Mar 272017
 

In counterinsurgency operations, tactical successes can often lead to strategic failure. Thus the oft-repeated admonishment to consider second and third order effects. And one of the reasons for this paradox is the prolonged time-horizons inherent in counterinsurgency, as is aptly demonstrated in an article published by West Point’s Modern War Institute:

The concrete barriers emplaced during the “surge” dramatically slowed sectarian violence—for a time—but also cemented the sectarian and ethnic divisions that empowered Prime Minister Nouri al-Maliki’s power grab, contributed to government corruption, and set the conditions for the rise of ISIS. These same divisions will threaten Iraq long after ISIS is defeated if a political solution that incorporates and adequately represents all sects and ethnicities is not further developed.

Population-centric counterinsurgency primarily emphasizes securing the population instead of targeting the enemy and seeks to reinforce the legitimacy of the government while reducing insurgent influence. While US COIN efforts produced an array of tactical successes, the overall result cannot be construed as a total success. This is not a reflection of US service members, their efforts, or their sacrifices, but rather a function of the ambiguity typical of a COIN mission, time constraints, and poor quantitative metrics with which to assess mission progress. While policy debates take place at the strategic level, stop-gap measures and temporary solutions are constantly tried and tested in a process of tactical innovation that attempts to compensate for strategic challenges. However, what appear to be militarily successful tactical innovations can inadvertently compound strategic failures and erode progress toward a political objective. The widespread employment of concrete on the streets of Baghdad offers an illustrative example.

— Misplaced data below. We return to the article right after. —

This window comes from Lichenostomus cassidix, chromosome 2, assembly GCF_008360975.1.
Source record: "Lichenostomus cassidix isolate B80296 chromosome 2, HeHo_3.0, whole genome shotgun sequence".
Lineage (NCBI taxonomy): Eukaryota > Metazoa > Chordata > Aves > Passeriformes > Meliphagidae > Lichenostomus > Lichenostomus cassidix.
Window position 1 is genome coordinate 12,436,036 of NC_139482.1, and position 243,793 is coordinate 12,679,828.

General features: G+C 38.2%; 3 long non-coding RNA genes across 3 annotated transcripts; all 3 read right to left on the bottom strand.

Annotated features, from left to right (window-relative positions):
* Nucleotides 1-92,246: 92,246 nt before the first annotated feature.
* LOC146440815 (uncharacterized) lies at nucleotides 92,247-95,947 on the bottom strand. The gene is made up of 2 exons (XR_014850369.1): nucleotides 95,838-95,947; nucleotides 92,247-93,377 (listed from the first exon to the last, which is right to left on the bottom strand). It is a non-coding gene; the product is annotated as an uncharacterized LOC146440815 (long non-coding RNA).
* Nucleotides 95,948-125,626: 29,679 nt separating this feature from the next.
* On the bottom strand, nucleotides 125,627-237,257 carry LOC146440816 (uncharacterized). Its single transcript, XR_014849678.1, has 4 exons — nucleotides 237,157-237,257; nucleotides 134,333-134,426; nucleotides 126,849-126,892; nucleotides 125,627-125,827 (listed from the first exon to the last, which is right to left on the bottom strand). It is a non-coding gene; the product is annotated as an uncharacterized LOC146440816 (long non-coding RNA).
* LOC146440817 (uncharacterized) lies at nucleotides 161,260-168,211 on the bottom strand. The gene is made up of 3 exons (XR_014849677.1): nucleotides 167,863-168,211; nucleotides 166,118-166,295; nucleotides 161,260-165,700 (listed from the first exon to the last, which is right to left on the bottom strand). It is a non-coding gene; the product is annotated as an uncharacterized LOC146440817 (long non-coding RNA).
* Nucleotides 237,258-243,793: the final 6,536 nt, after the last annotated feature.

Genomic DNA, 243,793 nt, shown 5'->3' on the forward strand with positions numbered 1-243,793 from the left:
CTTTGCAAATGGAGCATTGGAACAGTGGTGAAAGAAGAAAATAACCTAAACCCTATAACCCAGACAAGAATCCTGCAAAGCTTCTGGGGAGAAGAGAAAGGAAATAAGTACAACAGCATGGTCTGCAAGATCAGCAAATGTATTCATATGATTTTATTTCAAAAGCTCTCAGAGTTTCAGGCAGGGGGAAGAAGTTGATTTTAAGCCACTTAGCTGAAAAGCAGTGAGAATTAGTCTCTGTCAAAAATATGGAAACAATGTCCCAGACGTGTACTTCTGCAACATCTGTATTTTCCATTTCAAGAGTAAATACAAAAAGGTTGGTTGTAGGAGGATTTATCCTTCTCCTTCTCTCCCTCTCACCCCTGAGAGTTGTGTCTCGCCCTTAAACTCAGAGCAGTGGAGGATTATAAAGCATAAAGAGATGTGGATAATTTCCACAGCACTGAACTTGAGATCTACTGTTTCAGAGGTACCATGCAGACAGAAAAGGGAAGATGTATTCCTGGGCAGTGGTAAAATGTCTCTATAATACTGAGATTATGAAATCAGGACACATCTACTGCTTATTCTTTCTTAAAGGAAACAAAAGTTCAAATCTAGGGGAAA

Read more here.

Mar 262017
 

A recent article by Nathaniel Moir in the Small Wars Journal is well worth the read. In it, he argues that “the legacy of the United States’ Counterinsurgency doctrine includes a contentious foundation” and that the work of Bernard Fall “provided a more circumspect corpus of work from which the United States’ Counterinsurgency doctrine may potentially still benefit.”

FM 3-24, written at the height of the Iraq war, was drawn largely from the work of advocates of the French doctrine on “la guerre révolutionnaire.” These included Charles Lacheroy, Roger Trinquier, and David Galula, who fought in Southeast Asia prior to 1954, but as Moir argues, “they failed to integrate understanding of cultural and historical nuances of the Vietnamese Revolution – particularly in terms of what such history meant for Vietnamese – into their operational doctrines.” Instead of understanding the complex origins of the Indochinese War, they developed theories that could be turned to operational use in other contexts, primarily Algeria. T

Conversely, “Bernard Fall integrated sustained scholarship of historical developments and dynamic cultural transformations occurring in Indochina prior to, and during its revolution.”

Read more here: Bernard Fall and Vietnamese Revolutionary Warfare: A Missed Opportunity for Counterinsurgency Doctrine?

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